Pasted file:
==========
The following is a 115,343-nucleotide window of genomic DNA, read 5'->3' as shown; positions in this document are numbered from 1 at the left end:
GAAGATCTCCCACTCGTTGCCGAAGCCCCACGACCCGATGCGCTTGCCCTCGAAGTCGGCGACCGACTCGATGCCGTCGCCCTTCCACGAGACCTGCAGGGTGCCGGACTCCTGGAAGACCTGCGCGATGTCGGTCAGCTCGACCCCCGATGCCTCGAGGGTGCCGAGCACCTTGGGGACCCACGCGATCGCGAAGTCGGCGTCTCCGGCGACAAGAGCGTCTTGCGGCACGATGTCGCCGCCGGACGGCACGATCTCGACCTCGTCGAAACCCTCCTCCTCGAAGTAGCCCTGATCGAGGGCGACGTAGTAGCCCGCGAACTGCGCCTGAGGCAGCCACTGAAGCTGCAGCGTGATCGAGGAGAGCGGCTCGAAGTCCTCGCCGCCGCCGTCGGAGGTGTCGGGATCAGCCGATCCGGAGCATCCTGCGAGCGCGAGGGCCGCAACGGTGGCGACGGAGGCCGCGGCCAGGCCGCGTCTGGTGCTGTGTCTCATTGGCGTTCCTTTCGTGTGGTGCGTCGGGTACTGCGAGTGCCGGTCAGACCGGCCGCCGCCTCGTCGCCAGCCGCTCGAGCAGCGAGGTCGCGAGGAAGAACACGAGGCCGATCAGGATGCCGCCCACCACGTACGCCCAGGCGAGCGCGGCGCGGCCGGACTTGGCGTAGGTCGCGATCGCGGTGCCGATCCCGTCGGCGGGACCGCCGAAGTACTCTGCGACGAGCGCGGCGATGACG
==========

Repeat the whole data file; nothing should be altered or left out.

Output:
The following is a 115,343-nucleotide window of genomic DNA, read 5'->3' as shown; positions in this document are numbered from 1 at the left end:
GAAGATCTCCCACTCGTTGCCGAAGCCCCACGACCCGATGCGCTTGCCCTCGAAGTCGGCGACCGACTCGATGCCGTCGCCCTTCCACGAGACCTGCAGGGTGCCGGACTCCTGGAAGACCTGCGCGATGTCGGTCAGCTCGACCCCCGATGCCTCGAGGGTGCCGAGCACCTTGGGGACCCACGCGATCGCGAAGTCGGCGTCTCCGGCGACAAGAGCGTCTTGCGGCACGATGTCGCCGCCGGACGGCACGATCTCGACCTCGTCGAAACCCTCCTCCTCGAAGTAGCCCTGATCGAGGGCGACGTAGTAGCCCGCGAACTGCGCCTGAGGCAGCCACTGAAGCTGCAGCGTGATCGAGGAGAGCGGCTCGAAGTCCTCGCCGCCGCCGTCGGAGGTGTCGGGATCAGCCGATCCGGAGCATCCTGCGAGCGCGAGGGCCGCAACGGTGGCGACGGAGGCCGCGGCCAGGCCGCGTCTGGTGCTGTGTCTCATTGGCGTTCCTTTCGTGTGGTGCGTCGGGTACTGCGAGTGCCGGTCAGACCGGCCGCCGCCTCGTCGCCAGCCGCTCGAGCAGCGAGGTCGCGAGGAAGAACACGAGGCCGATCAGGATGCCGCCCACCACGTACGCCCAGGCGAGCGCGGCGCGGCCGGACTTGGCGTAGGTCGCGATCGCGGTGCCGATCCCGTCGGCGGGACCGCCGAAGTACTCTGCGACGAGCGCGGCGATGACG